Record Cyber Monday Online Spending Up Over 20 Percent To $1.25B

As of yesterday afternoon, Cyber Monday online sales were up 18 percent but apparently a surge of activity yesterday evening helped push the day’s e-commerce sales to record amounts. Cyber Monday online sales, according to IBM’s Coremetrics report, were up 33 percent over 2010, and up 29.3 percent over Black Friday.

comScore is reporting that Cyber Monday sales reached a record $1.25 billion, up over 20 percent from last year, to become the heaviest online spending day in history. According to the Wall Street Journal, this is only the second time a billion dollars in online commerce has occurred in one day. For the holiday season-to-date, $15 billion has been spent online, 15 percent increase versus the same days last year.

Overall, 10 million people bought online on Cyber Monday, representing the first time on record that threshold has been reached in a single day. The average online buyer conducted 1.9 online transactions on Cyber Monday for a total of nearly $125 in spending.

IBM says that the average order amount was up 2.6 percent this year from $193.24 to $198.26. The shopping peaks during the day took place at 11:05am PST/2:05pm EST as well as after commuting hours on both the east and west coast.

comScore also reports that half of dollars spent online at U.S. Web sites originated from work computers, up slightly from last year. Buying from home comprised the majority of the remaining share (43.2 percent) while buying at U.S. Web sites from international locations accounted for 6.6 percent of sales.

On Cyber Monday, 10.8 percent of people used a mobile device to visit a retailer’s site, up from 3.9 percent in 2010. Additionally, mobile sales were up as well, reaching 6.6 percent on Cyber Monday versus 2.3 percent in 2010.

Interestingly, more people flocked to mobile devices to shop on Black Friday than Cyber Monday. On Cyber Monday mobile traffic averaged 10.8 percent compared to 14.3 percent on Black Friday. And consumer sales on mobile devices reached 6.6 percent versus 9.8 percent on Black Friday.

Apple’s iPhone and iPad continued to rank one and two for mobile device retail traffic (4.1 percent and 3.3 percent respectively). In fact, shoppers using the iPad drove more retail purchases than any other device with conversion rates reaching 5.2 percent compared to 4.6 percent for the iPhone.

Android came in third with 3.2 percent. Collectively iPhone and iPad accounted for 7.4 percent of all online retail traffic versus 10.2 percent on Black Friday.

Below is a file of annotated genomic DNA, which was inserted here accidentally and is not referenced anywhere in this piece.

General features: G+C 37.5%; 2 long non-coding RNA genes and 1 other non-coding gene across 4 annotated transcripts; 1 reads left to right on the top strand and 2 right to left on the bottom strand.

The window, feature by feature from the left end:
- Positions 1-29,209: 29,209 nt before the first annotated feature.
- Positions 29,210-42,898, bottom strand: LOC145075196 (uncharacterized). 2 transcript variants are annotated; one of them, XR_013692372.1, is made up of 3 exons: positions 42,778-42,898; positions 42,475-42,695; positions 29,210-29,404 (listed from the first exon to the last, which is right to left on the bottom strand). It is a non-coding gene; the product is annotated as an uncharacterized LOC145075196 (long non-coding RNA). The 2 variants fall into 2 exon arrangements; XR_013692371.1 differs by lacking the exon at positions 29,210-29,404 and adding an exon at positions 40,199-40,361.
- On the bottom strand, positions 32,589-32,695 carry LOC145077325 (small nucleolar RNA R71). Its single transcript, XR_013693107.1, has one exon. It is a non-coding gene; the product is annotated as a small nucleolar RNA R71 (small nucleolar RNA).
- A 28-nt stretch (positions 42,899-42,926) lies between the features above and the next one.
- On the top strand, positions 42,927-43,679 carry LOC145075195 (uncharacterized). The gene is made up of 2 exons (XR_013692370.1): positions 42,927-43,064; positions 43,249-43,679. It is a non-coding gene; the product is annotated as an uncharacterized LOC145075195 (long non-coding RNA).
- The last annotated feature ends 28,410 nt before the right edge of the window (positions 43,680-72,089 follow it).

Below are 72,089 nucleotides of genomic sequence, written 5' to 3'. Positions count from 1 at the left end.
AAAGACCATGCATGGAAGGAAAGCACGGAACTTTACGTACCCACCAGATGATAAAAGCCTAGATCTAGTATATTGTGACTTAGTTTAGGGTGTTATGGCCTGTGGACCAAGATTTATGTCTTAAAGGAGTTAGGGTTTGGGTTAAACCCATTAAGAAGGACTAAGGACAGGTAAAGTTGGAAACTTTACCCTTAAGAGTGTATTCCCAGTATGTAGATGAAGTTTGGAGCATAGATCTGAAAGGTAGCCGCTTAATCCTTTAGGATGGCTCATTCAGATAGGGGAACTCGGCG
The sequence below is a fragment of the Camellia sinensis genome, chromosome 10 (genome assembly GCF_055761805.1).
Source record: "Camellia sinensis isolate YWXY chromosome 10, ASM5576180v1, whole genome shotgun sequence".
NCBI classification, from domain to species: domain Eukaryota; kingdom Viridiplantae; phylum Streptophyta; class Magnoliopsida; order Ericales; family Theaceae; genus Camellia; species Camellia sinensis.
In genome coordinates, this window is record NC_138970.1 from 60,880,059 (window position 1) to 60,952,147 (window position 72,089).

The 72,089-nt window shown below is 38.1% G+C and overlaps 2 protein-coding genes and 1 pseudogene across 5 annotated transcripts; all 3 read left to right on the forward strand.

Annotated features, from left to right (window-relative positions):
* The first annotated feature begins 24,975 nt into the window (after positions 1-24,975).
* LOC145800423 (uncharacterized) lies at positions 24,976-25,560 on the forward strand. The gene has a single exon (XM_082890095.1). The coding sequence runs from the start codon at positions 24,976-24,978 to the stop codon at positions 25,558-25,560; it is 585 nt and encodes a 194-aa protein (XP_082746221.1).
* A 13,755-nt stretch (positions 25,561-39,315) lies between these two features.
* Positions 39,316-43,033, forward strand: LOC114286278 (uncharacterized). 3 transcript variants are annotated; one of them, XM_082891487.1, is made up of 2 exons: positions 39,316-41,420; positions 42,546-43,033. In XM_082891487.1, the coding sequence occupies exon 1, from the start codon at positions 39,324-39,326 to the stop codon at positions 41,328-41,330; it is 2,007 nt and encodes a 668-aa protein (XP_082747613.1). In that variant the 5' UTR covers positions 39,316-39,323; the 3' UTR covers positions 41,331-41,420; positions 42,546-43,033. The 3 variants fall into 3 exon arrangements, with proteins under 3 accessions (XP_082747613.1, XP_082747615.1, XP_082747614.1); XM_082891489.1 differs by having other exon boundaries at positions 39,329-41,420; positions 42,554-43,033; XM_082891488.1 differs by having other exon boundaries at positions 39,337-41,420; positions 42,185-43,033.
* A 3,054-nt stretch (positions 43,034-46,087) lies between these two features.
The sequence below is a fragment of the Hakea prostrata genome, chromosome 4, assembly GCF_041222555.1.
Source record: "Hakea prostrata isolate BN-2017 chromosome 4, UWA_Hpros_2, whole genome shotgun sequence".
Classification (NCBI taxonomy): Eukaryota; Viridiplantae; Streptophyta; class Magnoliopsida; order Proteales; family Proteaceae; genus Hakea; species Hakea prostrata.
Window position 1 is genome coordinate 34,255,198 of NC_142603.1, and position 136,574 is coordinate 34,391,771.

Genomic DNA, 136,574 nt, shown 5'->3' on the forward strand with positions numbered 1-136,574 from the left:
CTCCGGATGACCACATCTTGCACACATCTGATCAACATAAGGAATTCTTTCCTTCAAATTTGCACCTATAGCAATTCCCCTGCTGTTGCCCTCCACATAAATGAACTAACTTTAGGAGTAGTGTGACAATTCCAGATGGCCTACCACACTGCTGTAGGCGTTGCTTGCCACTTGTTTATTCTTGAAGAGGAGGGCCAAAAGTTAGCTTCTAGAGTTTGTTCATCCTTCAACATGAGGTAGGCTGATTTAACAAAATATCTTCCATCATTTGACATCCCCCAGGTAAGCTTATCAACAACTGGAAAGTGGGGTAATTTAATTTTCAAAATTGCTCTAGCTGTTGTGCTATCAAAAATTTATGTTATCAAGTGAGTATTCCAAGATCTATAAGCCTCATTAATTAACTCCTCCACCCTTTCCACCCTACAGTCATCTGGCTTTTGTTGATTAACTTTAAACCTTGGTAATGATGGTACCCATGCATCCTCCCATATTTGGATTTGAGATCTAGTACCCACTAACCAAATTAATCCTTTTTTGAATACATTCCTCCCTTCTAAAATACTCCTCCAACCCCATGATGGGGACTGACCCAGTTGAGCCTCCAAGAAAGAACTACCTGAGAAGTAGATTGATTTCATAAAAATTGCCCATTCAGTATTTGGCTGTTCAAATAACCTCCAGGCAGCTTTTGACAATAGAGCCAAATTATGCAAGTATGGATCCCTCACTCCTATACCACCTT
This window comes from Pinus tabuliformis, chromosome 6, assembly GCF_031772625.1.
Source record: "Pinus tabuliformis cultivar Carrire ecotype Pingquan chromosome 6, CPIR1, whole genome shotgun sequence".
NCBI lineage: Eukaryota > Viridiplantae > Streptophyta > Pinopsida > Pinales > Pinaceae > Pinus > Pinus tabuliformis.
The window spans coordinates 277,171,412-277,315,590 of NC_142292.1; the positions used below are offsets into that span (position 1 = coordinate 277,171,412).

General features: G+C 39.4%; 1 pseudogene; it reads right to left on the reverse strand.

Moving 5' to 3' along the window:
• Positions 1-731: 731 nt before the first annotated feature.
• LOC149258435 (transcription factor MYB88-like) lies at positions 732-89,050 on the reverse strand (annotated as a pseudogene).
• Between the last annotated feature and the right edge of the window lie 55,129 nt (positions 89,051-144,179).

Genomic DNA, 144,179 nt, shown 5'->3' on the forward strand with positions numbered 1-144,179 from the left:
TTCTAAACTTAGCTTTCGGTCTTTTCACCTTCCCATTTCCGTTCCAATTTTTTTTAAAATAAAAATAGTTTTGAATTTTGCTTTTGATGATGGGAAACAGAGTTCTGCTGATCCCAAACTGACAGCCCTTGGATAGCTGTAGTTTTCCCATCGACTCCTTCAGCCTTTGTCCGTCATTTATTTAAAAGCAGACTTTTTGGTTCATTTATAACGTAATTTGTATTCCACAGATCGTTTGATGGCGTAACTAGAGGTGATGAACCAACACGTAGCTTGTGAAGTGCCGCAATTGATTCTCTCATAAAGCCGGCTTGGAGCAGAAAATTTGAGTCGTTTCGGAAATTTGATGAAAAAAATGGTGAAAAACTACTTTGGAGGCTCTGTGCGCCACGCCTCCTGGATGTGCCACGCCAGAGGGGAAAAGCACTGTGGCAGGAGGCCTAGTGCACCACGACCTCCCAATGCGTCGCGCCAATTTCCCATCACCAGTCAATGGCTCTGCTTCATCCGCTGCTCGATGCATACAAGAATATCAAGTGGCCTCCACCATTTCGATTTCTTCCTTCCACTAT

Referrals from social networks were only slightly up yesterday from last week. Shoppers referred from Social Networks generated 0.56 percent of all online sales on Cyber Monday versus 0.53 percent on Black Friday. Similar to Black Friday, Facebook led the pack, accounting for 86 percent of all social media traffic.

Discussions on social media sites leading up to Cyber Monday increased in volume by 115 percent compared to 2010. Consumers were mainly sharing tips about using price comparison websites while avoiding cyber scams, Cyber Monday deals for international consumers and Black Friday in-store shopping experiences.

eBay also released its Cyber Monday stats, revealing that consumers in the U.S. spent two and a half times more via eBay Mobile this Cyber Monday than last year. PayPal Mobile announced a six-fold (552 percent) increase in global mobile payment volume compared to Cyber Monday 2010. And GSI Commerce announced a four-fold (374 percent) increase in U.S. mobile sales when compared to 2010.

Shoppers in Athens, GA; Los Angeles and New York spent the most via eBay Mobile on Cyber Monday. For PayPal, there was a more than four-fold (397 percent) increase in the number of customers shopping through PayPal mobile on Cyber Monday 2011 compared to last year. On Cyber Monday 2011, PayPal saw global mobile payment volume more than double (154 percent ) compared to an average Monday. And Cyber Monday 2011 resulted in a 17 percent increase in global mobile payment volume compared to Black Friday 2011.

We also saw record breaking Thanksgiving and Black Friday sales, so the big jump in Cyber Monday sales isn’t completely surprising. More and more retailers pushed lucrative online deals, as well as free shipping offers this year, making shopping online more convenient and wallet-friendly for consumers. And the risk of pepper spray incidents in stores certainly was an incentive for shoppers to purchase from their computers or mobile phones.